Date of Award


Document Type

Campus Access Dissertation

Degree Name

Doctor of Philosophy (PhD)


Developmental and Brain Sciences

First Advisor

Vivian M. Ciaramitaro

Second Advisor

Erik Blaser

Third Advisor

Richard Hunter


Correctly interpreting emotional information from faces is a crucial part of social interaction. While emotional information can be extracted from a face alone, faces are usually accompanied by emotional sounds. By combining information from faces and voices, we can optimize emotional processing. While some studies have examined the processing of multisensory emotional information, the results are equivocal. Further, there is little literature on the effect of attention on multimodal emotional processing. While previous studies have suggested that children might process multimodal stimuli differently from adults, few studies have examined if multisensory emotional information provide an advantage for children. The goal of this dissertation was to examine the influence of a heard emotion on the judgement of faces, and the influence of attention on this process in both children and adults.

In Chapter 1, I present a set of experiments run in adults that examine under which conditions congruent stimuli (visual and auditory stimuli that match in emotional valence) afford a perceptual advantage. I found that emotional sounds did not influence the judgement of emotional faces when face stimuli were fully salient, when numerosity matched between visual and auditory stimuli, or when face stimuli were reduced in salience. However, a congruent advantage emerged when face stimuli were both reduced in salience and attention was directed towards the emotion in the faces.

In Chapter 3, I present a similar set of experiments run in children at the Museum of Science. In agreement with the adult data, children showed no congruent advantage when faces were fully salient or reduced in salience. However, we failed to replicate the finding that a combination of faces reduced in salience and increased attention revealed a congruent advantage. These findings contribute to the understanding of the development of multisensory interactions, and are in line with previous data that shows that multisensory emotional processing develops on a U-shaped curve.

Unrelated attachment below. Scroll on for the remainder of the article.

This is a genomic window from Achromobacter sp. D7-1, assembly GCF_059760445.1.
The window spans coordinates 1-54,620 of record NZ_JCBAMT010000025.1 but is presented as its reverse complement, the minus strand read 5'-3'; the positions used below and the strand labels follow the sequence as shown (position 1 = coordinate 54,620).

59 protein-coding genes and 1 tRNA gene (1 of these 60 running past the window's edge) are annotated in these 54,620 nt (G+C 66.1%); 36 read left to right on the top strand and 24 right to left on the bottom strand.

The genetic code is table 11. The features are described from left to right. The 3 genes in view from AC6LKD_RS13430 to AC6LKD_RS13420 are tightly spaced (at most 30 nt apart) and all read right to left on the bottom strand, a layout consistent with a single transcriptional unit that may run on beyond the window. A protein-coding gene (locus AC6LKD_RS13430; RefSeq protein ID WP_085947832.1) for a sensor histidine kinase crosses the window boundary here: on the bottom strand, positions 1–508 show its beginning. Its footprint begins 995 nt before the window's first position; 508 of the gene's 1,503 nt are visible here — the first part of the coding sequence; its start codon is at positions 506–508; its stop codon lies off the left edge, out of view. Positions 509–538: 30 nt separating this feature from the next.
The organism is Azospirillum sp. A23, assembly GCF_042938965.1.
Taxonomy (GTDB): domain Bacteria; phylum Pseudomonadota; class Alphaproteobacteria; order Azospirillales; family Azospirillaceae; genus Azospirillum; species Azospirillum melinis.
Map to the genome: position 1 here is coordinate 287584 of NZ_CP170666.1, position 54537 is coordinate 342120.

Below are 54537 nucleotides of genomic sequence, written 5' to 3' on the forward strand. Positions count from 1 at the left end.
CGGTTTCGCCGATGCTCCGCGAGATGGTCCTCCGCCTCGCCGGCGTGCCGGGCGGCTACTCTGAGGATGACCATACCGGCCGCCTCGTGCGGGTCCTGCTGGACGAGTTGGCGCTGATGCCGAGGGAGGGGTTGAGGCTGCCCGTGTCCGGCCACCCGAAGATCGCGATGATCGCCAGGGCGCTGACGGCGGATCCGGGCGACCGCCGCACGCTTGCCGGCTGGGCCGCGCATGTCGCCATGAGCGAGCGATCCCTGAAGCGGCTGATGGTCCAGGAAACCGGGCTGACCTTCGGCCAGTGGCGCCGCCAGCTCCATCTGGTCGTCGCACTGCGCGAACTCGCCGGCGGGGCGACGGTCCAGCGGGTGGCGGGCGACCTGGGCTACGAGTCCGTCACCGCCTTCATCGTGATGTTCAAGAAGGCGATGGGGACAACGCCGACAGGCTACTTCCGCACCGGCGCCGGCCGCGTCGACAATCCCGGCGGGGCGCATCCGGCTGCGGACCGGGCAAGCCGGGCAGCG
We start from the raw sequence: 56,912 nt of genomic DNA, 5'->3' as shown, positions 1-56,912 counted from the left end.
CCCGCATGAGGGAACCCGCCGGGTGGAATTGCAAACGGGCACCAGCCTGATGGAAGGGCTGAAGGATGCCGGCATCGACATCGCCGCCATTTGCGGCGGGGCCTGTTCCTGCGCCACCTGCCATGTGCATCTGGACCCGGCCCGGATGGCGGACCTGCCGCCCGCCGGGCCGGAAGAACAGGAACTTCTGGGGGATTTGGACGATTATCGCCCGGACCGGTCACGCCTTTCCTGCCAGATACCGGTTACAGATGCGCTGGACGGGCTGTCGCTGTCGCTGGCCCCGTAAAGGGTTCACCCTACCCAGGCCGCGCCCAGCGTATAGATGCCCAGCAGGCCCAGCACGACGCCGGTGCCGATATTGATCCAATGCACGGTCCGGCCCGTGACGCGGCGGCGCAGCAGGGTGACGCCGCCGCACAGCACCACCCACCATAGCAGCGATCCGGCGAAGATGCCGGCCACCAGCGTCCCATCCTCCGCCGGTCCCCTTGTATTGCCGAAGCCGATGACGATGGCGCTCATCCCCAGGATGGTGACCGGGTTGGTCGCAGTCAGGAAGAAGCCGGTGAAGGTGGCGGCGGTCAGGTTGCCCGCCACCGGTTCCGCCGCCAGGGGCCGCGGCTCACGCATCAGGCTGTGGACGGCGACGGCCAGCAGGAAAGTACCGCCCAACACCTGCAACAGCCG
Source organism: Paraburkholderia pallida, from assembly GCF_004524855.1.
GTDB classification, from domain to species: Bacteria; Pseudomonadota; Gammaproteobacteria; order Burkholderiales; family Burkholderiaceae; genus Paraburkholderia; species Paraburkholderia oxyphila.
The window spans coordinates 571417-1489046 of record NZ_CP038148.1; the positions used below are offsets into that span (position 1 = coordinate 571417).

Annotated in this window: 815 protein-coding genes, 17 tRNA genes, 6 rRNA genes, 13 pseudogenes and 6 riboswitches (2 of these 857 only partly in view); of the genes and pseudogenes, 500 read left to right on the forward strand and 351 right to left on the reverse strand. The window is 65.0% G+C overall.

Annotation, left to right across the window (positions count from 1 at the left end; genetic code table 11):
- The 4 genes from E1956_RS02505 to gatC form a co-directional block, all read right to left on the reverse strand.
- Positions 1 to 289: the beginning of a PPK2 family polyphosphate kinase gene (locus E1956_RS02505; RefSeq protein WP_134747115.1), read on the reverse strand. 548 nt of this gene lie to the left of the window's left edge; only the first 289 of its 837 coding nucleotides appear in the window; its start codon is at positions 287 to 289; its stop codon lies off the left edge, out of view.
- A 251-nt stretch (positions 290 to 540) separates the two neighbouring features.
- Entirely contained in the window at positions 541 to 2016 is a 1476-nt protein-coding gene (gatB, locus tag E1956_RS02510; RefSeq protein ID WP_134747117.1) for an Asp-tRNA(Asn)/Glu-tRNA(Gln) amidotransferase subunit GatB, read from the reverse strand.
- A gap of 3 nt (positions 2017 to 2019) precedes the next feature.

In Chapter 4, I present a study in adults following up on our result of attention in Chapter 2. In this experiment, we directed participants’ attention either towards emotional information or gender information in the faces, to test the hypothesis that emotional information is only processed when there are sufficient attentional resources to do so. Though we did not observe a congruent advantage or attentional influence, this is likely due to our small sample size.

In Chapter 5, I present a study using steady state visual evoked potential to examine the neuronal underpinnings of emotional multisensory integration and the effect of attention in both children and adults. This study has been preregistered with the journal Cognition and Emotion and has passed stage 1 approval. Data collection has been delayed due to the pandemic, but will begin when it is safe to do so. Here, I describe the background literature and the planned methods in detail.

Taken together, these findings suggest that emotionally congruent stimuli provide a perceptual advantage over incongruent stimuli, but only in certain circumstances. However, these results are not paralleled in children, suggesting a possible U-shaped developmental trajectory for multisensory emotional processing.


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